Short on the heels of the local launch of its big performance-orientated SUV siblings, the SQ7 and SQ8, Audi has introduced refined versions of its sprinters, the RS6 Avant and RS7 Sportback in South Africa.
The big news is under the bonnet with a 4.0 TFSI twin-turbo V8 with mild hybrid that delivers 441 kW, 800 Nm and completes 0 to 100 km/h in only 3.6 seconds.
In the case of the RS 6 Avant, the body has been widened by about 40 millimetres on each side with its broad, flared wheel arches. The new Audi RS 7 Sportback boasts front fenders that are 1 950 mm and are also an extra 40 mm or so wider than the base model. Its RS-specific exterior design gives the 5 009 mm grand tourer a character all of its own.
The entire front-end of both models is differentiated to the maximum. In addition to the new hood, together with power dome, the performance models adopt a flatter, sportier headlight structure, which offers HD Matrix LED headlights with Audi laser light and darkened trims as a standard feature.
Below the headlights, side air inlets open on the new RS bumper and extend almost into the lower edge of the headlights. The designers have taken their cue from the front-end of the Audi R8 supercar.
The rear-end consists of the roof edge spoiler and an RS-specific bumper with rear diffuser and design elements in gloss black. In hallmark RS style, the RS exhaust system flows on both sides into oval chrome-coloured tailpipes – an RS sport exhaust system with black tailpipes is standard.
Roaring thunder V8 power
The 441 kW V8’s top speed is electronically limited to 250 km/h but this can be increased to 280 km/h with the RS Dynamic package.
Thanks to its mild hybrid system (MHEV) with a 48-volt main on-board electrical system, the 4.0 TFSI combines maximum performance with high efficiency. The belt alternator starter can recover up to 12 kW power under gentle acceleration and feed it into a lithium-ion battery as electricity.
MHEV technology allows for start-stop mode at speeds below 22 km/h. As soon as the vehicle in front of the performance model starts moving, the engine will spring back to life—even if the brakes are applied. With the MHEV-technology it is possible to reduce fuel consumption by as much as 0.8 litres per 100 kilometres, Audi claims.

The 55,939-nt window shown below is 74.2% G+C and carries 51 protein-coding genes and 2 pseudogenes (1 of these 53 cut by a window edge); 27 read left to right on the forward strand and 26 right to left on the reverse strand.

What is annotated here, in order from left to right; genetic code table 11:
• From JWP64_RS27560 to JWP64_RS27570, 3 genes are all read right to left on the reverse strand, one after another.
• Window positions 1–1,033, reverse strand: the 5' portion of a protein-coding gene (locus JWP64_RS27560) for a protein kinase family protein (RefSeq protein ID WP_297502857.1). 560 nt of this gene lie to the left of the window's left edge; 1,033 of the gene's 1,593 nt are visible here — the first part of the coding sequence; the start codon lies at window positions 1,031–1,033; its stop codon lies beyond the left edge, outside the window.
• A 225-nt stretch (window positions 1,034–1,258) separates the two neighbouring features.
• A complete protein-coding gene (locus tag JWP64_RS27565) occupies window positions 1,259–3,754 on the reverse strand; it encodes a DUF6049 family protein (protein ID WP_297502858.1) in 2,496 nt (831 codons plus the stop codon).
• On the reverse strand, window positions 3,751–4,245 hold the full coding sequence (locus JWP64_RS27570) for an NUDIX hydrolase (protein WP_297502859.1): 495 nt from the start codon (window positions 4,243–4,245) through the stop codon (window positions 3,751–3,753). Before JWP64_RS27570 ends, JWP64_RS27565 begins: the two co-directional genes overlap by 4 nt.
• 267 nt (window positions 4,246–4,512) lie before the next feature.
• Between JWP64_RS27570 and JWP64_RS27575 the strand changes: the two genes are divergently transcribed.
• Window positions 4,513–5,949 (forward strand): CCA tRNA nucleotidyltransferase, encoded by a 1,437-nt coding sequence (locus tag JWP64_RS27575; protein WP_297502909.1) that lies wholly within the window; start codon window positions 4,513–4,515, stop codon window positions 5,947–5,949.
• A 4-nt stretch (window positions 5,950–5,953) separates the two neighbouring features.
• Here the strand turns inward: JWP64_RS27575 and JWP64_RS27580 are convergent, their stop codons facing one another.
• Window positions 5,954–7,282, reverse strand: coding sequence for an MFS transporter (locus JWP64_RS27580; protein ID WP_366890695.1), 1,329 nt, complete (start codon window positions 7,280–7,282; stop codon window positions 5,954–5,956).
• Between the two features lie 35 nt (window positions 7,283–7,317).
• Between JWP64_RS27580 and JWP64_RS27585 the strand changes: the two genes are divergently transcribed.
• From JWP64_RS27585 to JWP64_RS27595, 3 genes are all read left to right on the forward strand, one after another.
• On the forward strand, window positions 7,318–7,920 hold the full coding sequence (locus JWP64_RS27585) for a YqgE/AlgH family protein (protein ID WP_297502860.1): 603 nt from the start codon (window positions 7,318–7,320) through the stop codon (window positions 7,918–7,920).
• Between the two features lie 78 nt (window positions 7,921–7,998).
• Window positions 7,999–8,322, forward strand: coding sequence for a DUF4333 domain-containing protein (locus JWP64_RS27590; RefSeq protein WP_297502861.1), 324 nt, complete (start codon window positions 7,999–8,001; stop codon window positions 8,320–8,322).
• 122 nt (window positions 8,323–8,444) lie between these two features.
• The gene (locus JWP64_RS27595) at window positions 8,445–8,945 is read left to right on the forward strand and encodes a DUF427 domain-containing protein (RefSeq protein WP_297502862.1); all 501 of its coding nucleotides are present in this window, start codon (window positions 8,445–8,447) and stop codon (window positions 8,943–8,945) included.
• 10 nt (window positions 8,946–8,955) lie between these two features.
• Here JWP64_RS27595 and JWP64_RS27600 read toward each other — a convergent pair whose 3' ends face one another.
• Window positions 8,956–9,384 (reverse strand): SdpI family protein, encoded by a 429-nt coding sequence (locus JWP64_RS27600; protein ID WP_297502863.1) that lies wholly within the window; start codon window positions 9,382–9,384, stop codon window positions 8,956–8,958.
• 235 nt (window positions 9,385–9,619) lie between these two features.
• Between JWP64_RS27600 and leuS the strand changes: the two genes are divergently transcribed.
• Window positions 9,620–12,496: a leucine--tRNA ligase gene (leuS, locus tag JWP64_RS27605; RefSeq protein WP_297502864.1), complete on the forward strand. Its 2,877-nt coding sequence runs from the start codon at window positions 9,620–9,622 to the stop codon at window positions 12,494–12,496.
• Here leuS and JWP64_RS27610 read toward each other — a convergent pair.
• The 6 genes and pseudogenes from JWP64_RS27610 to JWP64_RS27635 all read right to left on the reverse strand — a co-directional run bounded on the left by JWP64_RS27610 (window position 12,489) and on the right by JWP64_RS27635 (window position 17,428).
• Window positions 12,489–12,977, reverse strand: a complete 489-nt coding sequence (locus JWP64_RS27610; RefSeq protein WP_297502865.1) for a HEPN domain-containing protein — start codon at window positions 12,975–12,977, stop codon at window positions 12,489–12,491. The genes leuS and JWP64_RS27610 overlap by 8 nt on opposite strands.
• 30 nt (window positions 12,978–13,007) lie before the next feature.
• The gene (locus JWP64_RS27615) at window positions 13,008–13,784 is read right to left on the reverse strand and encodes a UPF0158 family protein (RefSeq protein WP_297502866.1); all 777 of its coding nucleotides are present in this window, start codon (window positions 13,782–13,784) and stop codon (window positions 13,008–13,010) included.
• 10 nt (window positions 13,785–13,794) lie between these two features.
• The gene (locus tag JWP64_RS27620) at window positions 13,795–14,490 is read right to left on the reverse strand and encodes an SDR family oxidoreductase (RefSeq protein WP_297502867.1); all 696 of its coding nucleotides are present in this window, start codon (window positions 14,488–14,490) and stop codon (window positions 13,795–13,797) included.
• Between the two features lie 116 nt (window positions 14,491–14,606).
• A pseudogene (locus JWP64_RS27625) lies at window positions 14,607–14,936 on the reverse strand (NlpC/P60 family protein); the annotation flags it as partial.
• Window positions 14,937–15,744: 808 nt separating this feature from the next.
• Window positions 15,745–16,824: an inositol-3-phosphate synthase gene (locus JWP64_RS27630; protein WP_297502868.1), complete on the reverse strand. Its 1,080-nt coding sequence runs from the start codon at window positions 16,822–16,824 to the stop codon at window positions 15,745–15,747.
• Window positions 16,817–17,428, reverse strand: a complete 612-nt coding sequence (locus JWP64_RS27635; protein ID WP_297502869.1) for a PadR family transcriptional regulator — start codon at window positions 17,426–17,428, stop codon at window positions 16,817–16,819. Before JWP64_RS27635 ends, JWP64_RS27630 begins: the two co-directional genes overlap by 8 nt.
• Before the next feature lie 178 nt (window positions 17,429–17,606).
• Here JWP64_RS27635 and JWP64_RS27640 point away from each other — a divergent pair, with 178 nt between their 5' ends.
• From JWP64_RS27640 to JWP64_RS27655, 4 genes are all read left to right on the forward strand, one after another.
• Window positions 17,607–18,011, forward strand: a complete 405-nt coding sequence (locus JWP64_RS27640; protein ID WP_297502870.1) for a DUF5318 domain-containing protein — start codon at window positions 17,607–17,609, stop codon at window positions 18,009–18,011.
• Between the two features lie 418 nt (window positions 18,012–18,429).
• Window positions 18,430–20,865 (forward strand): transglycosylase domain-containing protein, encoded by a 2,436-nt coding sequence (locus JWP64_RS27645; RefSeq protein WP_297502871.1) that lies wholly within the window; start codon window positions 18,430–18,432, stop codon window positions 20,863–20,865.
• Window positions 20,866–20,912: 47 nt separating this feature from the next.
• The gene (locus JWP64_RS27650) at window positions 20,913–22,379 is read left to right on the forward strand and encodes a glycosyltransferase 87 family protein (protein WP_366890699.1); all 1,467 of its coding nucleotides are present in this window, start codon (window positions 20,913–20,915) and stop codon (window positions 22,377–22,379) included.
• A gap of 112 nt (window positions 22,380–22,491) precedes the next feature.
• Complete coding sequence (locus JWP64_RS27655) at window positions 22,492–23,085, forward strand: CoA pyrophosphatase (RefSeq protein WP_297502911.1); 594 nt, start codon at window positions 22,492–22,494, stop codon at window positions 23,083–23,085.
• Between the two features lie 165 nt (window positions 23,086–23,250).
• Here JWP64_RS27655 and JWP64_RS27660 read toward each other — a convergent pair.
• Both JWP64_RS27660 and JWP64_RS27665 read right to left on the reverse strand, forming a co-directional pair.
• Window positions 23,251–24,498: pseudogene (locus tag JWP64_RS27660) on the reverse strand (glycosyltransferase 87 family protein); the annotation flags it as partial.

The cylinder on demand (COD) system is another weapon in the vehicle’s armoury when it comes to efficiency. In higher gears at low to medium loads and engine speeds, it will deactivate cylinders 2, 3, 5 and 8 by halting injection and ignition and closing the intake and exhaust valves.
Futuristic on the inside:
A stripped-down look with sporty accents is the key stylistic elements in the interior of the new Audi RS 6 Avant and RS 7 Sportback. The Audi virtual cockpit is available as standard on both these performance models and features the RS Performance and Sport layouts. The Audi virtual cockpit plus is available as an optional extra and features an all-new layout called the RS Runway.
The special RS displays use the Audi virtual cockpit to provide details of tyre pressure, torque, performance, oil temperature, boost pressure, lap times, acceleration and g-forces. The shift light display prompts the driver to upshift when the rev limit is reached.
The new RS 7 Sportback offers an array of extra functions not seen in the predecessor model. For the first time, Audi is offering the five-door grand tourer with a three-seater rear bench.
The Audi RS 6 Avant is in its fourth generation and the RS7 Sportback in its second generation and will be officially available from 1 April 2021.
Audi RS 6 Avant (R2 070 000) and the RS 7 Sportback (R2 173 500).
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